Another benefit is being able to find good value for money by offering a lower pay rate in a hope that good translators will respond to your request. This does happen, because even highly qualified translators might be desperate for work at times. It helps if your contract is large enough.
Whether you want to use this tactic to save money is another question. (More on cutting legal translation costs below.)
To find the right translator, look at things like:
You need a professional translator or translation team that specializes in legal translation. Unlike simple technical translation that often doesn’t require much background, translating contracts requires specialized knowledge and experience.
The translator must clearly state that she specializes in legal translation. If she has a long list of specializations (around 10), that’s a red flag. Having 1 to 4 specializations listed as preferred is usually ideal.
Does it appear reputable?
Does it look like something that the translator invested time into building?
Does it have useful content that speaks volumes about her mastering the translation craft?
Look the translator up on social media. The links to those pages should be available on her site or profile.
Does she project an image of a professional?
Does she post about translation regularly? If not, she might be a hobby translator.
Look for reviews of the translator’s work by her clients. One source is Proz.com.
Ask for references and review them. Contact those people who provided them. Here is an example of a testimonial that a client gave us after translating an agreement into Russian.
Another hack is to look at domain age using tools like whois. The longer the domain exists, the more credible the business is.
Ask for anonymous samples of previous work.
Ideally, you can have someone who knows the target language review them.
But even if you don’t have such person to call upon, samples will give you a general idea of the candidate’s work ethic.
If she sends you someone’s confidential documents, that’s clearly a sign she’s careless.
As you evaluate candidates, you need to consider whether they are native speakers of the target language or not.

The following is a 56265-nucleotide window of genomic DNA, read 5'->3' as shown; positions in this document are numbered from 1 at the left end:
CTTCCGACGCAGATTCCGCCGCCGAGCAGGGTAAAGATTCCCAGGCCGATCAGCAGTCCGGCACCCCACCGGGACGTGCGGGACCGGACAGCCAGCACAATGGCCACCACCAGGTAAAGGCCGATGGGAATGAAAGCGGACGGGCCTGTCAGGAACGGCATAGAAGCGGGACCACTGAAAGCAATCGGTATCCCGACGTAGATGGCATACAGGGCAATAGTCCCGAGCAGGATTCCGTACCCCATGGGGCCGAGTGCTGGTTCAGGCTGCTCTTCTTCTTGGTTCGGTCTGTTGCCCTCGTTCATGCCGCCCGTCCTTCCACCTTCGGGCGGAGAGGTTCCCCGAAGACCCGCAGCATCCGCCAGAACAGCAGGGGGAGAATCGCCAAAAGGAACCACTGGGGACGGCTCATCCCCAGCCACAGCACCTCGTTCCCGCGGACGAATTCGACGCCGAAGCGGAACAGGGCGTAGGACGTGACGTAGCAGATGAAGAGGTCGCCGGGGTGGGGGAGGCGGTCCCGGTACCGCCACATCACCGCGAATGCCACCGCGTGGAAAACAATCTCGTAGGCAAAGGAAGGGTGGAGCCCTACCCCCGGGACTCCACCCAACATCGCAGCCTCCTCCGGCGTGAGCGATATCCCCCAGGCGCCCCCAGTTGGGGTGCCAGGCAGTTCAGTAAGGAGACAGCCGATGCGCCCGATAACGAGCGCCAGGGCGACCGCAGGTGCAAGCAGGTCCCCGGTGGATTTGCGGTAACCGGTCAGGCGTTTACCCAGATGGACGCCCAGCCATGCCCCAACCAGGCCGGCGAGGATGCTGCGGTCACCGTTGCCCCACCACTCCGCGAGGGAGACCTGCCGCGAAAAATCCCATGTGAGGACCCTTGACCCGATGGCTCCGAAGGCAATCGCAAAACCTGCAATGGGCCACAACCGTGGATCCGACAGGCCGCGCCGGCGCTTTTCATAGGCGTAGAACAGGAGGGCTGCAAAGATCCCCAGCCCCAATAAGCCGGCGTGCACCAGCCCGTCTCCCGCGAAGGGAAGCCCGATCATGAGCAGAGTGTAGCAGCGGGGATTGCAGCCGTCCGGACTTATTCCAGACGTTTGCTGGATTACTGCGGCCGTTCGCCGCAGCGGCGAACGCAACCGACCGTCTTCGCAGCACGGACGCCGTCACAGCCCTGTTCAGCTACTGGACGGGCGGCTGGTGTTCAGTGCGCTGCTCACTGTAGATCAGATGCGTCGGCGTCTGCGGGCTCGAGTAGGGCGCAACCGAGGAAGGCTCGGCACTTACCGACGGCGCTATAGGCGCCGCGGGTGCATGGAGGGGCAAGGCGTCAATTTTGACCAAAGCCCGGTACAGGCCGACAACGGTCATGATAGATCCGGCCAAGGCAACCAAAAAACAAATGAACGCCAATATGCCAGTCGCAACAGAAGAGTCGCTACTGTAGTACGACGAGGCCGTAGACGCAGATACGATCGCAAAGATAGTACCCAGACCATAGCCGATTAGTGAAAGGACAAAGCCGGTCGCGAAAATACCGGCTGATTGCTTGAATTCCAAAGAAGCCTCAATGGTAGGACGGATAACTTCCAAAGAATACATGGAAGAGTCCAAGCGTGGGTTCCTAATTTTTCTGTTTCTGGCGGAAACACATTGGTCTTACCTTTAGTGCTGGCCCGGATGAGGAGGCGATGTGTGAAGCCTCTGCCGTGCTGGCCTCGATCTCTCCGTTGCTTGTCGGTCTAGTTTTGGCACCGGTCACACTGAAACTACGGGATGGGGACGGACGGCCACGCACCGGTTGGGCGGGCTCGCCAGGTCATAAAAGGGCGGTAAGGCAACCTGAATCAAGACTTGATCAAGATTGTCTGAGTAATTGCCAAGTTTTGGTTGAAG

Ideally, you need a translator who is a native speaker of the language. A native speaker is in the best position to produce a translation that’s both accurate and makes sense. With English to Russian translation, finding such candidates is relatively easy, because there are quite a few of them.
However, with translation from Russian into English, it’s more of a challenge, since there are many fewer native speakers of English who can translate from Russian:
As a result, you need a cushion of time to find these select translators.
You may choose to go with a translator who is not a native speaker of English, though. This might save you time searching and probably money as well, because this translator will likely charge less.
However, these savings come at a price: you end up with literal translations that are difficult to read.
So, is it really worth it?
Given the relatively small amount of text in contracts, these savings will probably be just a few hundred dollars, a thousand max.
Since you’re doing business across countries, saving a few hundreds at the risk of being ridiculed for clumsy translations and costly rework doesn’t sound like a good idea at all.
English isn’t compatible with Russian not only in terms of the law itself, but also in the way English contracts are worded.
Take this example:
Defend, indemnify, and hold harmless COMPANY against and from all claims, suits, demands, investigations, damages, liabilities, judgments, losses, and expenses
Firstly, Russian contracts don’t normally use long chains of terms (many of them being synonyms), which makes s difficult to find equivalents. In fact, rendering all these synonyms in the translation may result in a text that sounds a little bit odd to Russian speakers. However, this is usually is the way to go, because omitting some of the synonyms is out of the question for legal precision reasons. It’s the translator’s responsibility to be creative and not to give up on finding them.